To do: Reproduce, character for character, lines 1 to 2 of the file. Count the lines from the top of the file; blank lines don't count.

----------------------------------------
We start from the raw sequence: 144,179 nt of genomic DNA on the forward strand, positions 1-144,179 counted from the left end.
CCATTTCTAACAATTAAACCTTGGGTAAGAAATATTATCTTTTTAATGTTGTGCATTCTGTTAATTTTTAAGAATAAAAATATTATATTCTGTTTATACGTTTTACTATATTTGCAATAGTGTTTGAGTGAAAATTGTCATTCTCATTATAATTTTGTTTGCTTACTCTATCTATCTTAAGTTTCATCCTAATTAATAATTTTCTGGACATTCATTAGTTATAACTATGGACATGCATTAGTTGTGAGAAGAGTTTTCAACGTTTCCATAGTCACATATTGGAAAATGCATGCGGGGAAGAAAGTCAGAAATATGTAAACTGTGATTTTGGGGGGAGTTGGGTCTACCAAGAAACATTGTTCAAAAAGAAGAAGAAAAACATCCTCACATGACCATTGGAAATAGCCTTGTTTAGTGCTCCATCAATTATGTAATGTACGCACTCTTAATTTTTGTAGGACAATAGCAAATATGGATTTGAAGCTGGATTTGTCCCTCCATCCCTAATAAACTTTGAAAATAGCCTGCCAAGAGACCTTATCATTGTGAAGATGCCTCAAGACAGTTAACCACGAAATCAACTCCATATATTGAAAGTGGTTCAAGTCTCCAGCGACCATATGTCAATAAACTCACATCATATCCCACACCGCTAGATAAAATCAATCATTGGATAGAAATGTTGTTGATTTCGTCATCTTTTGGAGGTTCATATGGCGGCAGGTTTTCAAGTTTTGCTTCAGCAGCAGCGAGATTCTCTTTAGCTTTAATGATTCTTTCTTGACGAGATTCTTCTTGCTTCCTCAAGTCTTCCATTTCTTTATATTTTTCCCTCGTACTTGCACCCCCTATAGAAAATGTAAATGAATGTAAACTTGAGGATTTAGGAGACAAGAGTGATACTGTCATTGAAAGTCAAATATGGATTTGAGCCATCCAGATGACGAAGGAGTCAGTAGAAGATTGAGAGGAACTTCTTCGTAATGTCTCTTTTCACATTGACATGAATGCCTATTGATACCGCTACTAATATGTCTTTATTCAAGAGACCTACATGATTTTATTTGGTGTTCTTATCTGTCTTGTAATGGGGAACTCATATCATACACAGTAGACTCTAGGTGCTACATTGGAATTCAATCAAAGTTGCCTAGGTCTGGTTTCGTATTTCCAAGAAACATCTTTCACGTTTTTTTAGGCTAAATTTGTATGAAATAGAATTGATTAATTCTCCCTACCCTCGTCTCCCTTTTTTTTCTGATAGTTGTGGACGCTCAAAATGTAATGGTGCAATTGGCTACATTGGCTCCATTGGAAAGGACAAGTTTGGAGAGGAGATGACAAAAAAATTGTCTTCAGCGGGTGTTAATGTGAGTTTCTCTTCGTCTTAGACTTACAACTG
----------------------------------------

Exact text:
We start from the raw sequence: 144,179 nt of genomic DNA on the forward strand, positions 1-144,179 counted from the left end.
CCATTTCTAACAATTAAACCTTGGGTAAGAAATATTATCTTTTTAATGTTGTGCATTCTGTTAATTTTTAAGAATAAAAATATTATATTCTGTTTATACGTTTTACTATATTTGCAATAGTGTTTGAGTGAAAATTGTCATTCTCATTATAATTTTGTTTGCTTACTCTATCTATCTTAAGTTTCATCCTAATTAATAATTTTCTGGACATTCATTAGTTATAACTATGGACATGCATTAGTTGTGAGAAGAGTTTTCAACGTTTCCATAGTCACATATTGGAAAATGCATGCGGGGAAGAAAGTCAGAAATATGTAAACTGTGATTTTGGGGGGAGTTGGGTCTACCAAGAAACATTGTTCAAAAAGAAGAAGAAAAACATCCTCACATGACCATTGGAAATAGCCTTGTTTAGTGCTCCATCAATTATGTAATGTACGCACTCTTAATTTTTGTAGGACAATAGCAAATATGGATTTGAAGCTGGATTTGTCCCTCCATCCCTAATAAACTTTGAAAATAGCCTGCCAAGAGACCTTATCATTGTGAAGATGCCTCAAGACAGTTAACCACGAAATCAACTCCATATATTGAAAGTGGTTCAAGTCTCCAGCGACCATATGTCAATAAACTCACATCATATCCCACACCGCTAGATAAAATCAATCATTGGATAGAAATGTTGTTGATTTCGTCATCTTTTGGAGGTTCATATGGCGGCAGGTTTTCAAGTTTTGCTTCAGCAGCAGCGAGATTCTCTTTAGCTTTAATGATTCTTTCTTGACGAGATTCTTCTTGCTTCCTCAAGTCTTCCATTTCTTTATATTTTTCCCTCGTACTTGCACCCCCTATAGAAAATGTAAATGAATGTAAACTTGAGGATTTAGGAGACAAGAGTGATACTGTCATTGAAAGTCAAATATGGATTTGAGCCATCCAGATGACGAAGGAGTCAGTAGAAGATTGAGAGGAACTTCTTCGTAATGTCTCTTTTCACATTGACATGAATGCCTATTGATACCGCTACTAATATGTCTTTATTCAAGAGACCTACATGATTTTATTTGGTGTTCTTATCTGTCTTGTAATGGGGAACTCATATCATACACAGTAGACTCTAGGTGCTACATTGGAATTCAATCAAAGTTGCCTAGGTCTGGTTTCGTATTTCCAAGAAACATCTTTCACGTTTTTTTAGGCTAAATTTGTATGAAATAGAATTGATTAATTCTCCCTACCCTCGTCTCCCTTTTTTTTCTGATAGTTGTGGACGCTCAAAATGTAATGGTGCAATTGGCTACATTGGCTCCATTGGAAAGGACAAGTTTGGAGAGGAGATGACAAAAAAATTGTCTTCAGCGGGTGTTAATGTGAGTTTCTCTTCGTCTTAGACTTACAACTG